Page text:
“Would you like me to meet with him, to hear his side of the story, so I can advise you better?” he asked gently.

I nodded, unable to answer.

“Okay then, give him my number, and have him call me please. Let’s talk again afterwards.”

The rav met my husband on a Thursday. The next day, Friday afternoon, I sat down with a pen, took out a card, and after contemplating for a few minutes, I let the words flow. I described how alone and confused I had felt, and how grateful I was for the time, the guidance, and the compassion the rav had given me.

I bought a nice bottle of wine to accompany my card, and I knocked on the Fines’ door. The rebbetzin ushered me into the rav’s study, and the rav, after thanking me for my gift, gave me a clear and unequivocal psak: “Now that I met your husband in person, I have no doubts. The right thing for you to do is to seek a get.”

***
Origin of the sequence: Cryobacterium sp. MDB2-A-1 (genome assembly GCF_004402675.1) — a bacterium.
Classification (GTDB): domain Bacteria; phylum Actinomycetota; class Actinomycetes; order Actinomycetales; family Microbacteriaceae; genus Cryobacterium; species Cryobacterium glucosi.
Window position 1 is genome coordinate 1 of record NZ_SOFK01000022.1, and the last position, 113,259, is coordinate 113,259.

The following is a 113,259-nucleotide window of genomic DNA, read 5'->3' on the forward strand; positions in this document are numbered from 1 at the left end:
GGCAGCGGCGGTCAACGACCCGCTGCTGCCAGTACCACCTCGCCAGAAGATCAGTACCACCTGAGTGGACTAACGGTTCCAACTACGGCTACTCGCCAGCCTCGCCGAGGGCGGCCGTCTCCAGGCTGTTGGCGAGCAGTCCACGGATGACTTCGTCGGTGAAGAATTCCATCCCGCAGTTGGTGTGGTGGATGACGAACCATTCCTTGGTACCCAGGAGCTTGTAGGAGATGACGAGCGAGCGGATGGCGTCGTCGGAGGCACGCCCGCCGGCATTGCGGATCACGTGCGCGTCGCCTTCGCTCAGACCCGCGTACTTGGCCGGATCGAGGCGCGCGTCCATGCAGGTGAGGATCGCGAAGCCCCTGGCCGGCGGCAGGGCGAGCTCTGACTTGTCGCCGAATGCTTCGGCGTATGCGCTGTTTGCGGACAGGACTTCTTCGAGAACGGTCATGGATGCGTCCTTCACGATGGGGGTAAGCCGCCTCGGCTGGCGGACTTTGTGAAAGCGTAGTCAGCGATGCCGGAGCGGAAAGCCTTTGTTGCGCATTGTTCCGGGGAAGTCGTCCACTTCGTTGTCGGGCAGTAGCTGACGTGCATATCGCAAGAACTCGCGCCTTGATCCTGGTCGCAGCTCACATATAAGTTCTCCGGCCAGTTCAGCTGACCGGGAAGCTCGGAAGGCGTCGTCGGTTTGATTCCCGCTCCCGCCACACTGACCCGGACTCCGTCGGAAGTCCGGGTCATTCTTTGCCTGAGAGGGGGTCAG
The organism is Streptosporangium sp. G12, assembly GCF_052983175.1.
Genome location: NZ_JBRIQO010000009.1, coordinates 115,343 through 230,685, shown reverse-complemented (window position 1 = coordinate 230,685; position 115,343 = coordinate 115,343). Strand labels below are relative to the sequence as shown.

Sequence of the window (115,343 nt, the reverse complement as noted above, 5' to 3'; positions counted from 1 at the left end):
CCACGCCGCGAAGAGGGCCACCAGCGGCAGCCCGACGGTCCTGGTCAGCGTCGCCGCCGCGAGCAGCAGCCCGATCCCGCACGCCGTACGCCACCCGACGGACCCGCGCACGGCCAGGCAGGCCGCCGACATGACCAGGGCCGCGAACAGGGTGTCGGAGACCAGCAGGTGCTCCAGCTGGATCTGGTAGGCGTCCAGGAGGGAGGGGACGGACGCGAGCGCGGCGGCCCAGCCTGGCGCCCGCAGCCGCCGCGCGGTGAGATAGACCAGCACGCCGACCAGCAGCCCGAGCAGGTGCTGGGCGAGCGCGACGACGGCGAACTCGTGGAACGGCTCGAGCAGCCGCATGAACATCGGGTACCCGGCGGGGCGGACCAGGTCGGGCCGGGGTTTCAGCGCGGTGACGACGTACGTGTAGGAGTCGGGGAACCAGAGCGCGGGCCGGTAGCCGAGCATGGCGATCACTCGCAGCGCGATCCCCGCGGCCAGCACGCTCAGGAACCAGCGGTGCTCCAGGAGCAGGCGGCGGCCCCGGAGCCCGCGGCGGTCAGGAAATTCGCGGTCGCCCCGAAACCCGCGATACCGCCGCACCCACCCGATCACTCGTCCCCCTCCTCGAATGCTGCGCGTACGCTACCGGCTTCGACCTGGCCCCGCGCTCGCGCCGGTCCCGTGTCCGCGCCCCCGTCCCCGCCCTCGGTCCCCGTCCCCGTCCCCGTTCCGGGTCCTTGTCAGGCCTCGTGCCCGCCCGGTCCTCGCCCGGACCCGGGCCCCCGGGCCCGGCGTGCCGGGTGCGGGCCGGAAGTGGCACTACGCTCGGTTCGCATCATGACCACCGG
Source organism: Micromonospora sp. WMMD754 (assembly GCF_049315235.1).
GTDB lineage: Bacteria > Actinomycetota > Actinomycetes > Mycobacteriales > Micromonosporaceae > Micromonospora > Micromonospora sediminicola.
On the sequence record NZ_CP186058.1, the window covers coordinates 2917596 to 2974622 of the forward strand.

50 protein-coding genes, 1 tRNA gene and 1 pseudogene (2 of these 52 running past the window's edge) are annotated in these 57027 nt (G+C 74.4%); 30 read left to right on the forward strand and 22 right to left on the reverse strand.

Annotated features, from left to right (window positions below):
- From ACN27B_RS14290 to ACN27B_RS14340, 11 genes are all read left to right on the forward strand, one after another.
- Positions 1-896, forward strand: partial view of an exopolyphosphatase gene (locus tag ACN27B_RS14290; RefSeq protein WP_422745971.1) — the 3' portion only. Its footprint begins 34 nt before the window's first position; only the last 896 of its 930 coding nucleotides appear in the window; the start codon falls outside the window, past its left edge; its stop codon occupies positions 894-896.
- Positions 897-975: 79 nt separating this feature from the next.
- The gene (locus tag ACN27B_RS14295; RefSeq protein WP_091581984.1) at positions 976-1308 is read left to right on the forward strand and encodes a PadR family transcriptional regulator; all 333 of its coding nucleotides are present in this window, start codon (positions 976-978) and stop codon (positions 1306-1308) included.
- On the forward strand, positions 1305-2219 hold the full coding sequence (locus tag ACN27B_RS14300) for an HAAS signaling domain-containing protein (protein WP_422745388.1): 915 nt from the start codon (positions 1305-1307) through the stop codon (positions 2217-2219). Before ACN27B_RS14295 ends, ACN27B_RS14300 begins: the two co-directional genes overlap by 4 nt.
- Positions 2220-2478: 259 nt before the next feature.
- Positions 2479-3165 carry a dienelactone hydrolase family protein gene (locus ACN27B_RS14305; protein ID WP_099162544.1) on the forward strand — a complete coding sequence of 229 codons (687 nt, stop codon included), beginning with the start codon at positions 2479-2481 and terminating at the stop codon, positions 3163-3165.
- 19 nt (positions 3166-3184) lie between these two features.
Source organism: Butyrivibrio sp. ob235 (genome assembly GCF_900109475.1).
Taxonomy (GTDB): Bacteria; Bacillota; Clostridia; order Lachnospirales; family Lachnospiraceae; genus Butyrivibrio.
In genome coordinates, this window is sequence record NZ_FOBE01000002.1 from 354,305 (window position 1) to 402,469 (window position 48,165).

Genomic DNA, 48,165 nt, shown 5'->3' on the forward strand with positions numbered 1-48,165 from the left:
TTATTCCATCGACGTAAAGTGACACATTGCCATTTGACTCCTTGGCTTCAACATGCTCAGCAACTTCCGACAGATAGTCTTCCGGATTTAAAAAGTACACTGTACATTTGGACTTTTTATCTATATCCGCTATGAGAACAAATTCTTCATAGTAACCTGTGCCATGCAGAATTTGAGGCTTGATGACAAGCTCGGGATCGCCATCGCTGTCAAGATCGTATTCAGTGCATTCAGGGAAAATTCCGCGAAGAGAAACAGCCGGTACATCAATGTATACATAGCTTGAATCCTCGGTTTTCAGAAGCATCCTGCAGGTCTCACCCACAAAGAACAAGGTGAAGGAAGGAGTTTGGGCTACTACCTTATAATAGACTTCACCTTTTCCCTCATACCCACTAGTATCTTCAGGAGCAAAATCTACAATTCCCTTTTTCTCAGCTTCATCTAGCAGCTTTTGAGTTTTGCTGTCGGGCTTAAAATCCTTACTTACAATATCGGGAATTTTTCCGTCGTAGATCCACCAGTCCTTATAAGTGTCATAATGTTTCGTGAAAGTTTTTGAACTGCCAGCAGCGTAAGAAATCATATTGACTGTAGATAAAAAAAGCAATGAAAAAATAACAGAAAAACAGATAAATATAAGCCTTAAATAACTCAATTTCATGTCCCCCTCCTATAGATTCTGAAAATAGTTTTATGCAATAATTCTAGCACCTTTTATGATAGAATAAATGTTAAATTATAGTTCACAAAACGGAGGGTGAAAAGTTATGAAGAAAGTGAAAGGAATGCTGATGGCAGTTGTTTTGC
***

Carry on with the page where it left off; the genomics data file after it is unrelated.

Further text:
After thanking the rav, I got into my car and started to sob. So much more than a glass had been shattered the night I stood under the chuppah, so much more.

But I felt a certain measure of relief; it was so good to have received the gift of clarity.

And it was just in time. The next night, Motzaei Shabbos, we heard.

After the seudah Friday night, the rav had gone to lie down. And never woke up.

At the shivah, the rebbetzin thanked me emotionally, “My husband was so touched by your letter,” she said. “It was the last one he ever read.”

As for me, I was shown, in the most powerful way, that my Father ensures I have whatever —and whoever — I need always.

*All names have been changed


(Originally featured in Family First, Issue 706)